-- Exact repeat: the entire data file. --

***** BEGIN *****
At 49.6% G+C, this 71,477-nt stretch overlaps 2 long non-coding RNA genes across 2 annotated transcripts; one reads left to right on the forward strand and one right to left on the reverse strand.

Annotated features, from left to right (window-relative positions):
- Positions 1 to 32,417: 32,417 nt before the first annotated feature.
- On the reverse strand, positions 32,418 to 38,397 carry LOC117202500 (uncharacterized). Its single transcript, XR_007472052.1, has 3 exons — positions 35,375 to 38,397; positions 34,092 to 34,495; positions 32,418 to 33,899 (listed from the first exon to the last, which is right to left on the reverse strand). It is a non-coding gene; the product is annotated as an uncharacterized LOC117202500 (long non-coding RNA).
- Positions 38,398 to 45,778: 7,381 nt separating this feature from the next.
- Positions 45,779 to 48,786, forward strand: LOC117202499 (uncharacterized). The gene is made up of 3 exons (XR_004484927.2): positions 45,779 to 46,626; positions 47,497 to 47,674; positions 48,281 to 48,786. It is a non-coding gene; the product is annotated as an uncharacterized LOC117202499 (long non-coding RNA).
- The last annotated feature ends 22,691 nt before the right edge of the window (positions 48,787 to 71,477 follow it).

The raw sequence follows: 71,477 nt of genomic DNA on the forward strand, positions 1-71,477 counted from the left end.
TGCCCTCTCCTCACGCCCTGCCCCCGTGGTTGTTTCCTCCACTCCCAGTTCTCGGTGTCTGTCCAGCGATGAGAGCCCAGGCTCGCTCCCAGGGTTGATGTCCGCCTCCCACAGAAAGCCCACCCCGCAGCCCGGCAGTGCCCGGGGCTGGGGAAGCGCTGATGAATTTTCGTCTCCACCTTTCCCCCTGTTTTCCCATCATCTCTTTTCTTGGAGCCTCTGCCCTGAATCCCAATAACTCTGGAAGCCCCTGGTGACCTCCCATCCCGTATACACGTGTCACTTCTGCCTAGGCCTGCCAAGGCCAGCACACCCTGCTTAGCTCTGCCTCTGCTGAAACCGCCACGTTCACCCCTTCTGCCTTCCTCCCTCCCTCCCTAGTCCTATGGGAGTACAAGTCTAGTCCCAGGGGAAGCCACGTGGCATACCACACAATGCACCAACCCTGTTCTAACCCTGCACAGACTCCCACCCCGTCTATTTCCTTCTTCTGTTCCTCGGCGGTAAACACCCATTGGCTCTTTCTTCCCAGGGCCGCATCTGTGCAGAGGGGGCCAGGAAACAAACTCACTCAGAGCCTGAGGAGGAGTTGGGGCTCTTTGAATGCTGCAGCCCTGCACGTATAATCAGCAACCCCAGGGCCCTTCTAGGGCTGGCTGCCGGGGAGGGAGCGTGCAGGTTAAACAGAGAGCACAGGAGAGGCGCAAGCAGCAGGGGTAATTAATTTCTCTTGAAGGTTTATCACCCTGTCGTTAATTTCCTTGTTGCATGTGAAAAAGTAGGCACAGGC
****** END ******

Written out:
At 49.6% G+C, this 71,477-nt stretch overlaps 2 long non-coding RNA genes across 2 annotated transcripts; one reads left to right on the forward strand and one right to left on the reverse strand.

Annotated features, from left to right (window-relative positions):
- Positions 1 to 32,417: 32,417 nt before the first annotated feature.
- On the reverse strand, positions 32,418 to 38,397 carry LOC117202500 (uncharacterized). Its single transcript, XR_007472052.1, has 3 exons — positions 35,375 to 38,397; positions 34,092 to 34,495; positions 32,418 to 33,899 (listed from the first exon to the last, which is right to left on the reverse strand). It is a non-coding gene; the product is annotated as an uncharacterized LOC117202500 (long non-coding RNA).
- Positions 38,398 to 45,778: 7,381 nt separating this feature from the next.
- Positions 45,779 to 48,786, forward strand: LOC117202499 (uncharacterized). The gene is made up of 3 exons (XR_004484927.2): positions 45,779 to 46,626; positions 47,497 to 47,674; positions 48,281 to 48,786. It is a non-coding gene; the product is annotated as an uncharacterized LOC117202499 (long non-coding RNA).
- The last annotated feature ends 22,691 nt before the right edge of the window (positions 48,787 to 71,477 follow it).

The raw sequence follows: 71,477 nt of genomic DNA on the forward strand, positions 1-71,477 counted from the left end.
TGCCCTCTCCTCACGCCCTGCCCCCGTGGTTGTTTCCTCCACTCCCAGTTCTCGGTGTCTGTCCAGCGATGAGAGCCCAGGCTCGCTCCCAGGGTTGATGTCCGCCTCCCACAGAAAGCCCACCCCGCAGCCCGGCAGTGCCCGGGGCTGGGGAAGCGCTGATGAATTTTCGTCTCCACCTTTCCCCCTGTTTTCCCATCATCTCTTTTCTTGGAGCCTCTGCCCTGAATCCCAATAACTCTGGAAGCCCCTGGTGACCTCCCATCCCGTATACACGTGTCACTTCTGCCTAGGCCTGCCAAGGCCAGCACACCCTGCTTAGCTCTGCCTCTGCTGAAACCGCCACGTTCACCCCTTCTGCCTTCCTCCCTCCCTCCCTAGTCCTATGGGAGTACAAGTCTAGTCCCAGGGGAAGCCACGTGGCATACCACACAATGCACCAACCCTGTTCTAACCCTGCACAGACTCCCACCCCGTCTATTTCCTTCTTCTGTTCCTCGGCGGTAAACACCCATTGGCTCTTTCTTCCCAGGGCCGCATCTGTGCAGAGGGGGCCAGGAAACAAACTCACTCAGAGCCTGAGGAGGAGTTGGGGCTCTTTGAATGCTGCAGCCCTGCACGTATAATCAGCAACCCCAGGGCCCTTCTAGGGCTGGCTGCCGGGGAGGGAGCGTGCAGGTTAAACAGAGAGCACAGGAGAGGCGCAAGCAGCAGGGGTAATTAATTTCTCTTGAAGGTTTATCACCCTGTCGTTAATTTCCTTGTTGCATGTGAAAAAGTAGGCACAGGC